So I look to them and feel comforted that in unsteady times, there are still my anchors to rely on, here in my beloved Black Country.

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#365daysofbiking Verdant

April 29th – Kings Hill Park is looking lovely right now, with all the lovely trees in fresh green leaf; from the majestic avenue to the western hedge, everything looks just perfect for spring.

And looking on, also from a new throne of green, the twin sisters of Church Hill in Wednesbury, who always look their best in spring and high summer.

So glad that warmth and colour is returning at last.

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#365daysofbiking Maybe just a hint?

March 5th – A slightly better day, but the wind was still pretty evil. Crossing Kings Hill Park on a mission to B&Q mid day, I stopped to check out the view of the twin sisters – the two churches the overlook Wednesbury.

It may have been my imagination, but there seemed to be, just about, possibly the tiniest hint of spring in the view.

Whatever the season, it’s always gorgeous.

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#365daysofbiking Dusk:

October 23rd – The return of the dark is a welcome chance to experiment with night photography once more.

These shots of the churches of Wednesbury – the twin sisters – from Kings Hill Park were a hurried experiment with the Cannon G1X which is a camera I’m learning to love.

These are way too grainy, and I obviously need to up my game. But I love the clarity and colour.

More practice required.

May 6th – Another fine, hot day, another long ride – this time a 55 miler out via Hints and the canal through Tamworth to Orton on the Hill, Austrey and Honey Hill.

You can see a full gallery for this ride on my main blog here.

At Orton, I stopped to study the fine, Francophile church there, and noticed the classic demonstration of weather erosion on the masonry – on the windward side, the deep pits of direct wind and rain abrasion, whereas on the leeward side, the lines cause by lateral pull and frost; on side planar side, the lapped waves of parallel forces.

That church has seem some weather over the years.

November 26th – Another day of beautiful light, but cold. Probably not cold for the time of year, but after recent mild weeks it seems to be positively arctic.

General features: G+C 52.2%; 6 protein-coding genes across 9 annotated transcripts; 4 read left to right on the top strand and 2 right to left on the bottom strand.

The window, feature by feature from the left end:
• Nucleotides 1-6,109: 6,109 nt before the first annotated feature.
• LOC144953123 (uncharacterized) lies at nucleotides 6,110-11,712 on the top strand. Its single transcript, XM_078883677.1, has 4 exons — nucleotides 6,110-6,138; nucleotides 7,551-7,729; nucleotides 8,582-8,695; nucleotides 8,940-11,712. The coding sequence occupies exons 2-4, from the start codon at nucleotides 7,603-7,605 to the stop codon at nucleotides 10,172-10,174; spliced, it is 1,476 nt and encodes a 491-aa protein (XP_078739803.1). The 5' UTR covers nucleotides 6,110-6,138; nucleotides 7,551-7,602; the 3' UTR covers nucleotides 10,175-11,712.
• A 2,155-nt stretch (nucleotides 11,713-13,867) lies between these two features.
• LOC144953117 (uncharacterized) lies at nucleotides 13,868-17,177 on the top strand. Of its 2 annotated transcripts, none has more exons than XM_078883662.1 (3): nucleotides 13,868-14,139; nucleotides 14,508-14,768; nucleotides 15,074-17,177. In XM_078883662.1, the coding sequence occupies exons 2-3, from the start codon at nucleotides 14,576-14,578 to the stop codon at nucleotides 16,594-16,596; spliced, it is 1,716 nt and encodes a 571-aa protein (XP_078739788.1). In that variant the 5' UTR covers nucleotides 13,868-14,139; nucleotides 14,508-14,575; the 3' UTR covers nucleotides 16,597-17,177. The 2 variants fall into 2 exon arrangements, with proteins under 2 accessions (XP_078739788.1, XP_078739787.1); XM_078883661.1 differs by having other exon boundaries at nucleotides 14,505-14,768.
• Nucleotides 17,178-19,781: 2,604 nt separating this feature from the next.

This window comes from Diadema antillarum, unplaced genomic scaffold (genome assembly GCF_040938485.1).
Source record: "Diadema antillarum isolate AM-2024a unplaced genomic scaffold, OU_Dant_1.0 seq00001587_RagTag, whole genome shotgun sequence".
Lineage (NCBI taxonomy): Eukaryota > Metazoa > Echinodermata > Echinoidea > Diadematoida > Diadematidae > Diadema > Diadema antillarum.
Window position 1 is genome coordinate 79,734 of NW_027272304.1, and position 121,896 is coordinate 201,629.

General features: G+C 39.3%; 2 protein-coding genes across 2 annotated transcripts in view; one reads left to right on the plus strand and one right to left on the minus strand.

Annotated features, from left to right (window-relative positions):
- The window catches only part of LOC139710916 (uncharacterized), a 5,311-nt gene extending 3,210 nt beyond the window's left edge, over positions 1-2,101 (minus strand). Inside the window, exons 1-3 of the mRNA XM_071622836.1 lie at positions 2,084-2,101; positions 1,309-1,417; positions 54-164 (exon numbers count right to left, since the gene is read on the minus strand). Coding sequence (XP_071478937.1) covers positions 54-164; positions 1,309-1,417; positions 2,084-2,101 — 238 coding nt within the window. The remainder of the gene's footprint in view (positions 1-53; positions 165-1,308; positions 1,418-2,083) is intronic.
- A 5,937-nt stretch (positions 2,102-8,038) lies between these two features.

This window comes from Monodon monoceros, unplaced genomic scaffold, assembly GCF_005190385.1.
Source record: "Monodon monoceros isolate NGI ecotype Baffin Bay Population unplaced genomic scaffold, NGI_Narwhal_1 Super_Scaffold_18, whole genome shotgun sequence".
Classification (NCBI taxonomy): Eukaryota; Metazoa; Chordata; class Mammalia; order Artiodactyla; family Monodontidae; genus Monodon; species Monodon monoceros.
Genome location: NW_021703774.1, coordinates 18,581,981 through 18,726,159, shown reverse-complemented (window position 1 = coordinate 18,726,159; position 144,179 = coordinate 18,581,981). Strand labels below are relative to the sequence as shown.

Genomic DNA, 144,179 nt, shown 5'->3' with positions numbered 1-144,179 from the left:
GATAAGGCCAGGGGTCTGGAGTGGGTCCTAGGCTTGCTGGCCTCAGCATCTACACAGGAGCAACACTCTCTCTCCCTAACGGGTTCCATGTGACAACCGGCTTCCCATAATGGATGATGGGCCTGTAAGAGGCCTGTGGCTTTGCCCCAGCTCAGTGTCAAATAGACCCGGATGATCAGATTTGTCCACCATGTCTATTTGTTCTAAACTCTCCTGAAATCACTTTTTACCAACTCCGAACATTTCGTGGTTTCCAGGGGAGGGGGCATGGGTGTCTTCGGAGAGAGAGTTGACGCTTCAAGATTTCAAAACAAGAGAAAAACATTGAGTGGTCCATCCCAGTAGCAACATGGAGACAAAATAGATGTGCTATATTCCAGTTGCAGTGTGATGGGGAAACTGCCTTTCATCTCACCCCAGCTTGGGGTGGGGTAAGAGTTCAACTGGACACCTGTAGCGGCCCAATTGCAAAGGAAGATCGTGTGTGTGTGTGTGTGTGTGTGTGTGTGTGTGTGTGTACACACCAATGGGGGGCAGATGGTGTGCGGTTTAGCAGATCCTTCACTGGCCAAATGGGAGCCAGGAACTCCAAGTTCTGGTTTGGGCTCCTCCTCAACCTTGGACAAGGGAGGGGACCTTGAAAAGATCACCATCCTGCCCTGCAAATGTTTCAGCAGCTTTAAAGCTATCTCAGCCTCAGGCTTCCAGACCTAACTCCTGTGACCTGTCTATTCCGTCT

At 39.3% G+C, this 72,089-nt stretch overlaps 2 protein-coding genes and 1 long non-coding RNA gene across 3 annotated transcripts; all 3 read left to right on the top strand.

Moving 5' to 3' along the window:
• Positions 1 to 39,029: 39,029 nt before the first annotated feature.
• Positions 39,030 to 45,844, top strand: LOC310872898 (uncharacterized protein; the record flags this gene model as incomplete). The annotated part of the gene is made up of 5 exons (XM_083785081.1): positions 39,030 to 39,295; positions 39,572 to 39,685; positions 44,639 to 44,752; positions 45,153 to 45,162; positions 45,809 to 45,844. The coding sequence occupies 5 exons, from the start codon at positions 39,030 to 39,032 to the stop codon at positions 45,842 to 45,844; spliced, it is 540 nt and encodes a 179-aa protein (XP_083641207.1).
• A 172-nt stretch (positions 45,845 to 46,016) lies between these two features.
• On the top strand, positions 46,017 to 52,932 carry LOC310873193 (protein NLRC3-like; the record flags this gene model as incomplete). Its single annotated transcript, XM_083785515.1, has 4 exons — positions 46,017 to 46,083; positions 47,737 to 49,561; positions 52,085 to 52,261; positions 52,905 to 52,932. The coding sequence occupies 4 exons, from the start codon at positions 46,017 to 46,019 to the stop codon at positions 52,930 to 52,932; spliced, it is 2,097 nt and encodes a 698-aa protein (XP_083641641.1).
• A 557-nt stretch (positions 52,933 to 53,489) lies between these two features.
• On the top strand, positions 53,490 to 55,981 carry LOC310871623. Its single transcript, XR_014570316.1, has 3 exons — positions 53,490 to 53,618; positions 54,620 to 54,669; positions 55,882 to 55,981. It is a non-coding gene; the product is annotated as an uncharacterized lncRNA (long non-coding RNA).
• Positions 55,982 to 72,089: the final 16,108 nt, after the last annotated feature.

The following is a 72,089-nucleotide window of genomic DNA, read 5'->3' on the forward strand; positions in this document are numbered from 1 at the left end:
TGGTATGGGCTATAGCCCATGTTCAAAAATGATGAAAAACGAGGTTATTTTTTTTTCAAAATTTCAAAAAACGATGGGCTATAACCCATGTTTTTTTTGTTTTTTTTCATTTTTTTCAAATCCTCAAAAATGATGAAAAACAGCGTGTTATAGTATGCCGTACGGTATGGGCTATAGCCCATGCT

I’d been doing a lot of mechanical work on the bike in recent days, and needed to test it with a shortish run with plenty of good hill action, so I went out early afternoon, over to Shenstone, Weeford, Hints, Hopwas, up the canal to Hademore and back in darkness through Wall and Chesterfield.

I took time to study the churches at Shenstone, Weeford and Hopwas – from the hideous but triumphant Gothic of Shenstone, to the farmhouse twee of Hopwas, all three are classics. All within a short distance.

Staffordshire is unusually blessed with a stunning and varied ecclesiastical architectural tradition.

June 6th – A truly awful morning commute with 30mph headwinds and driving rain made for a squally, wolfish day; but in the afternoon the constant rain broke to showers, and I went about getting some stuff done in the Black Country. Returning home from Tipton, I headed for Wednesbury from Ocker Hill and caught my favourite twin sisters – the churches that crown Church Hill in Wednesbury – is sunlight but with threatening skies.

I love this place. Even in bad weather. It’s where my heart is.

April 22nd – The late Lichfeldian touring cyclist and acquaintance Maurice Purser used to tell me you could see 7 spires/towers and/or churches from Pipe Hill. Maurice, who enjoyed such puzzles, had me scouring for months with binoculars in the mid-80s. What actually solved it for me was not careful scrutiny of the city skyline from high up here past Mickle Hills, but a map.

Maurice liked riddles especially if they were a bit misleading. At some point I looked at a map, and noticed that Aldershawe, the country house visible 90 degrees sunwise from this view had a private chapel. So whilst the riddle was correct, it was a bit cunning.

These days, Aldershawe is divided into smaller dwellings and you can’t see any of it from here for trees.

With a decent zoom on a reasonable day though, Lichfield’s churches, spires and rooftops still come alive, and a middle aged cyclist remembers this view as a young lad, with a leathery, weathered older gent telling tall tales of derring-do.

Wherever you are Maurice, may it be hawthorn free, the wind at your back, the sun on your face, and speed in your wheels. And a good cafe stop.

February 21st – Unfortunately, I forget my camera so just one picture for today, and that’s not brilliant, sorry.

I had to nip into Tipton on a day with an evil southwesterly, and crossing theBlack Country New Road at Moxley, I was once again captivated by that marooned, beautiful church – like Wood Green, and a host of others in the conurbation, urban churches are often extant on odd islands or spurs as road systems grow around them.

Thirty years ago, this view would have been completely different.

I love that these wonderful buildings are preserved and they’re like lighthouses to the past in the changing landscape.